Melee diamonds commonly cost between $300-400 per carat, for melees with an average grade. Higher graded diamonds, such as those with VVS/VS in clarity and higher than H or I in color may cost up to $1,000 per carat.
Melee diamonds are used in ring settings to provide dazzling sparkle, fire and brilliance to an engagement ring.
Popular ring settings with melee diamonds include pavé, halo and channel settings. Melee diamonds are perfect to add volume and all-round shine, without taking away from the diamond at the center.
Melee diamonds are often placed along the ring’s band, as with this French Pavé Crown Setting from Blue Nile.
They can also be channel set:
They are also often set around the center stone in a halo setting such as this from James Allen. A halo setting is a great way to accentuate the size of a center stone, without paying a premium for a high-carat diamond.
Most times, when you’re buying a ring, there won’t be much opportunity to customize the melee diamonds used for your ring. However, you should still be sure the melee diamonds on your ring are a high enough grade, or it may end up detracting from the center stone.
Grading reports are available for the center stone, but not the smaller diamonds encircling it. Because of this, some jewelers may make false claims about the melee diamonds used in their jewelry, and use low-quality diamonds to cut down on prices. The best way to avoid this is to shop with reputable vendors such as James Allen and Blue Nile.
You generally want to make sure the melee diamonds don’t overshadow the center stone. While a collection of Brilliant melee diamonds can give an exquisite shine to a ring, you usually want the eye drawn to the larger diamond in the middle.
Also, consider that melee diamonds are more prone to becoming dislodged. There’s no better way for a diamond ring to lose its allure than to have an empty hole where a melee used to be. A ring with a lot of melee diamonds may need regular maintenance over time.
Diamonds Pro helped us pick a diamond, according to our budget and a few other criteria. We ended up buying a loose diamond from James Allen. We felt that we got very good value for money. The diamond was appraised by another jeweler where we live, confirming its characteristics and value. Finally, we had the diamond set in a ring by a local jeweler, and we’re very pleased with the result! Thank you Diamonds Pro 😊…see more
Received great in-depth assistance from Veronika on my quest to buy an engagement ring for my partner. It can be quite a minefield for someone without industry know-how to get a great, well-cut diamond on the online marketplace, so the second opinion was not only welcome but desperately sought. In the end, I received wonderful advice and am confident the diamond purchased was the best my budget could afford! Thank you…see more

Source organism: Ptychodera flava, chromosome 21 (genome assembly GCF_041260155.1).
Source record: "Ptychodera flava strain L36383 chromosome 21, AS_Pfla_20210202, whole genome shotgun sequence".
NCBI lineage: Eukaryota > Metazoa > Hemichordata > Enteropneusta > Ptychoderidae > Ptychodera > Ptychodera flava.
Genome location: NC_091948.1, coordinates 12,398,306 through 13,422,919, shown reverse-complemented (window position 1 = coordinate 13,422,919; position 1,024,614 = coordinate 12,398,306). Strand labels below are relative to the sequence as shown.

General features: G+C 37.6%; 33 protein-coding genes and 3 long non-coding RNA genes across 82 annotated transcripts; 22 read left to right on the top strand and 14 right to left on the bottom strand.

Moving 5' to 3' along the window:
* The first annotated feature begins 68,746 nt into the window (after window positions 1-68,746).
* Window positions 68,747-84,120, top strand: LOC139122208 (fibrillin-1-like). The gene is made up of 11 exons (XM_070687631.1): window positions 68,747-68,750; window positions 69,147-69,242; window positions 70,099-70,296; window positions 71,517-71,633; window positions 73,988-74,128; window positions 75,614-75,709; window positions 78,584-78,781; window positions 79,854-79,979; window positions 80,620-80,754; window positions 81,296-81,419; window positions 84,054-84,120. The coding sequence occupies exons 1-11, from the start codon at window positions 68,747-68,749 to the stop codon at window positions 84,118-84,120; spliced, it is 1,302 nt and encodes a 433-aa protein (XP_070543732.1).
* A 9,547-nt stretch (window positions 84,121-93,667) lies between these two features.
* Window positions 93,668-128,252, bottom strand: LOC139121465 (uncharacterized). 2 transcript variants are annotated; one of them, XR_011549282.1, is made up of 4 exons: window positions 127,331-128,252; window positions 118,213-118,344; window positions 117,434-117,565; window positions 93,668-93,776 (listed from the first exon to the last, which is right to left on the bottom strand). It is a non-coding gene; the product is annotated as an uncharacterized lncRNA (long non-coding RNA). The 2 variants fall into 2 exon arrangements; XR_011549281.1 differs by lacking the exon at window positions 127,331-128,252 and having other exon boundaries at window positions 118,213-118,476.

Diamond chips are small diamonds that can be used in the same settings as melee diamonds but are not fully faceted. This means that they haven’t been cut and polished the way diamonds usually are. This results in uneven, jagged shapes, compared to a properly cut melee diamond.
Diamond chips often come from little bits that come away when cutting a larger stone. They could also simply be very small diamonds that have not been cut.
Regular, professionally-cut diamonds have more than 50 facets, which is what gives them their alluring shine and sparkle. Without these facets, diamond chips don’t have the same impact. The only shine that comes is from light reflecting off the surface which can come at odd and uneven angles.
Diamond chips are rarely used today. However, if they are, it’s often as a low-cost substitute for melee diamonds, or other accent diamonds. Since they haven’t been cut and processed like other diamonds, they are quite a bit cheaper.
If cut melee diamonds cost anywhere from $300 and up per carat, you can expect diamond chips to be much cheaper. However, if you’re having a ring made with accent diamonds, it’s not worth skimping on price by using diamond chips. They can easily detract from the center stone, and the sharp and jagged shape can also be dangerous. Well-cut melee diamonds make your ring stand the test of time.